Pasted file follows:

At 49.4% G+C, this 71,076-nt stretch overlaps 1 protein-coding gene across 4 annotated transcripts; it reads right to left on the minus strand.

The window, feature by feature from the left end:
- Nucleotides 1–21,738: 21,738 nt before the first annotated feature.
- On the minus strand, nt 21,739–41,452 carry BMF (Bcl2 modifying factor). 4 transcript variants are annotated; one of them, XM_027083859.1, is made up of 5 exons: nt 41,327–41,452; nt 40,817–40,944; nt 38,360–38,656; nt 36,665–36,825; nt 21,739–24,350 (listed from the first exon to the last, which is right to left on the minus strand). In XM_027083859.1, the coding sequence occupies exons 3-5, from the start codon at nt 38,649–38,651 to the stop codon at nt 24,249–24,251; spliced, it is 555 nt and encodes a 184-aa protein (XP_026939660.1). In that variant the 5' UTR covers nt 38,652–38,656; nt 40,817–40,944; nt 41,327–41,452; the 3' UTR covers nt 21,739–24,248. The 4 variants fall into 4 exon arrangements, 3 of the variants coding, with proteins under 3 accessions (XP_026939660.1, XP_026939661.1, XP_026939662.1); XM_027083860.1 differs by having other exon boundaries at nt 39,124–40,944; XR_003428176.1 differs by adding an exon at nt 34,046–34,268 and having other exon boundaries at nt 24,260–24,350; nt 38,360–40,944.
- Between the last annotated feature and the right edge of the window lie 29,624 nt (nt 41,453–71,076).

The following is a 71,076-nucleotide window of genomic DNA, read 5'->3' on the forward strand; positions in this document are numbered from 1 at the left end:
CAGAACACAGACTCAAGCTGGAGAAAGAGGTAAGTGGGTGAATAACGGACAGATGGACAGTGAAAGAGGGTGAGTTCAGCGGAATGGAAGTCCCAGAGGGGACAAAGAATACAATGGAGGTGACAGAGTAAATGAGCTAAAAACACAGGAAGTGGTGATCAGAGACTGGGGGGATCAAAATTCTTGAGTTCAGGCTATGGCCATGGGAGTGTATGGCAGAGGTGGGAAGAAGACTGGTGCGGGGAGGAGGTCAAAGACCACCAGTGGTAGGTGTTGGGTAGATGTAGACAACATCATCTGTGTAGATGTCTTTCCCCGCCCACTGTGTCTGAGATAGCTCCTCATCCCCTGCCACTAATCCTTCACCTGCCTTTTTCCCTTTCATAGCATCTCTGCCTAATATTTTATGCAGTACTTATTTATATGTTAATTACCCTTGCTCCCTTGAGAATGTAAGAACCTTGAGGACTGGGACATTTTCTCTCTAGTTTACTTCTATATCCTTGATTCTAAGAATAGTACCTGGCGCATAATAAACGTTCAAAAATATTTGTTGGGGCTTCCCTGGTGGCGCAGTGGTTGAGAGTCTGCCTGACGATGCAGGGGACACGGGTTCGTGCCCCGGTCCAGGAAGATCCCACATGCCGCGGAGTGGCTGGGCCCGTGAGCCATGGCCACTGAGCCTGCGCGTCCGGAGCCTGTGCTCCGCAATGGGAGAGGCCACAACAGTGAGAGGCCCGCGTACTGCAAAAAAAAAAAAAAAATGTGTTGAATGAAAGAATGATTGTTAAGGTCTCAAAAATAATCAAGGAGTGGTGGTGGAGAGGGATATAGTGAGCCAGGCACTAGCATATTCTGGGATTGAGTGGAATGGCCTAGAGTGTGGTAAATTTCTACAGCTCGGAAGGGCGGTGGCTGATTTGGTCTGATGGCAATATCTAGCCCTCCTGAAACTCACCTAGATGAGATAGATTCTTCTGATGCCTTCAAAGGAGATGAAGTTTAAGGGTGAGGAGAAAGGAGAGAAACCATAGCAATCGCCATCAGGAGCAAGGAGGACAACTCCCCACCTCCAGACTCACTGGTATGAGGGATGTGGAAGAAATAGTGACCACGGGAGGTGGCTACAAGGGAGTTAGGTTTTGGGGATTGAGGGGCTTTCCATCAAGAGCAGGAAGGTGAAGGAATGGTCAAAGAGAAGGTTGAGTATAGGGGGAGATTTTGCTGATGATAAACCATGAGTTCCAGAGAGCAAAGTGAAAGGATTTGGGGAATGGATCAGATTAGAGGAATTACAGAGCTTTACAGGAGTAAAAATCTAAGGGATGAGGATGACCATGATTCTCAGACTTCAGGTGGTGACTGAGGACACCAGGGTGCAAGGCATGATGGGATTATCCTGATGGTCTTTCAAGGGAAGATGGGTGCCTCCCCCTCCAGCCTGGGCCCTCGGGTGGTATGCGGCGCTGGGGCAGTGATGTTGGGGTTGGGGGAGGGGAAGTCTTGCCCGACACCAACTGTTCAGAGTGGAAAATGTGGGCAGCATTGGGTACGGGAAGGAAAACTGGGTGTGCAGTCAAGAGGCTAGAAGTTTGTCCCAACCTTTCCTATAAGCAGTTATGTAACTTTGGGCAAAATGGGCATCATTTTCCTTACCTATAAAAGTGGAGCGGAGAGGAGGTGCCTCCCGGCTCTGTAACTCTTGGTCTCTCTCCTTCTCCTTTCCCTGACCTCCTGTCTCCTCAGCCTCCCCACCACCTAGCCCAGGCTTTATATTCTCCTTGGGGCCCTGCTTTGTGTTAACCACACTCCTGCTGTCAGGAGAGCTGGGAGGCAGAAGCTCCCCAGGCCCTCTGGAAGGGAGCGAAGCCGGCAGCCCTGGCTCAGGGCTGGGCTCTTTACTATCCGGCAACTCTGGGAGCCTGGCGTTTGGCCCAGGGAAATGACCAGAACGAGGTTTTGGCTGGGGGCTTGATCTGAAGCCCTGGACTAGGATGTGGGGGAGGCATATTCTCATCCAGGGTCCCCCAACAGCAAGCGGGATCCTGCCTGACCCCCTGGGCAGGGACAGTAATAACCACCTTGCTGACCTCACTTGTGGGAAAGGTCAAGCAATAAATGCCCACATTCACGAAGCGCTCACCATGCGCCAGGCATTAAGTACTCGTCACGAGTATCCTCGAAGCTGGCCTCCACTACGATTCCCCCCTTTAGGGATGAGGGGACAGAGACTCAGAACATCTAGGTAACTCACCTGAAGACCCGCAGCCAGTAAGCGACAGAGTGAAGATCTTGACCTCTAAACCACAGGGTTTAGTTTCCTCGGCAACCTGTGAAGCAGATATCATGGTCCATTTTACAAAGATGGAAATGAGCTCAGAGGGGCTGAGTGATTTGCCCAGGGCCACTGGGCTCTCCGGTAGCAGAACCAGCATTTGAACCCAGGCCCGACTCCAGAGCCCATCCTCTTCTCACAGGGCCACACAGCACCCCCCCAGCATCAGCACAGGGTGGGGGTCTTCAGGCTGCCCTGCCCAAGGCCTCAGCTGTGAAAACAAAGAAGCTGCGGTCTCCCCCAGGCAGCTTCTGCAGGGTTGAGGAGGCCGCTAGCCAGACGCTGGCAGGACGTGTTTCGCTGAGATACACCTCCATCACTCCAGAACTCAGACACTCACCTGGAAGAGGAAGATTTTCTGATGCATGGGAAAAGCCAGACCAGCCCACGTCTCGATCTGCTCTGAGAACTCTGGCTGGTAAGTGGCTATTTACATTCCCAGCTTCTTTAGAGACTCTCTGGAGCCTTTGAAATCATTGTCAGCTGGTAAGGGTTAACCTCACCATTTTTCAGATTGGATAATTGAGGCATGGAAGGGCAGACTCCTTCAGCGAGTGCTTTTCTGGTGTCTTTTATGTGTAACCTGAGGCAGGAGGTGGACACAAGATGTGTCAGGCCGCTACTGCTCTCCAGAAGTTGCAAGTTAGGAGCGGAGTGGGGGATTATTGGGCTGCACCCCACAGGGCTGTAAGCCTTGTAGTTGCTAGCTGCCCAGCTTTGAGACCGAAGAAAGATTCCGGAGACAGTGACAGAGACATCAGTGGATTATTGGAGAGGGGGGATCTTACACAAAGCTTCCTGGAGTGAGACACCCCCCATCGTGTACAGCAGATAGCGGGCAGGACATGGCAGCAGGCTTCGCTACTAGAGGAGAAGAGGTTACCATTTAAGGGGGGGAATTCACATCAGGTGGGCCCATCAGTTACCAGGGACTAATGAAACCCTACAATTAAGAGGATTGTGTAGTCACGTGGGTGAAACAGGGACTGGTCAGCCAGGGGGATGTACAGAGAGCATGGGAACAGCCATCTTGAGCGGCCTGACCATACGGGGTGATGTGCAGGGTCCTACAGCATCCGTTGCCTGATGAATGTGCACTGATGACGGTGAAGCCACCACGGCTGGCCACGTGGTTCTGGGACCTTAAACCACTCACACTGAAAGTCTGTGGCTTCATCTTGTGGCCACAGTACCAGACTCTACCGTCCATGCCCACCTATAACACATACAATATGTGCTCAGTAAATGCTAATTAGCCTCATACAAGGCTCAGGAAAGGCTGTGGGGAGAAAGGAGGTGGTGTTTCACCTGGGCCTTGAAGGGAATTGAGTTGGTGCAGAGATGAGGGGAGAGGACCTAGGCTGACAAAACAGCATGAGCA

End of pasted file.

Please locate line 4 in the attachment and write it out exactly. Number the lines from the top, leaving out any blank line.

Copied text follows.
- On the minus strand, nt 21,739–41,452 carry BMF (Bcl2 modifying factor). 4 transcript variants are annotated; one of them, XM_027083859.1, is made up of 5 exons: nt 41,327–41,452; nt 40,817–40,944; nt 38,360–38,656; nt 36,665–36,825; nt 21,739–24,350 (listed from the first exon to the last, which is right to left on the minus strand). In XM_027083859.1, the coding sequence occupies exons 3-5, from the start codon at nt 38,649–38,651 to the stop codon at nt 24,249–24,251; spliced, it is 555 nt and encodes a 184-aa protein (XP_026939660.1). In that variant the 5' UTR covers nt 38,652–38,656; nt 40,817–40,944; nt 41,327–41,452; the 3' UTR covers nt 21,739–24,248. The 4 variants fall into 4 exon arrangements, 3 of the variants coding, with proteins under 3 accessions (XP_026939660.1, XP_026939661.1, XP_026939662.1); XM_027083860.1 differs by having other exon boundaries at nt 39,124–40,944; XR_003428176.1 differs by adding an exon at nt 34,046–34,268 and having other exon boundaries at nt 24,260–24,350; nt 38,360–40,944.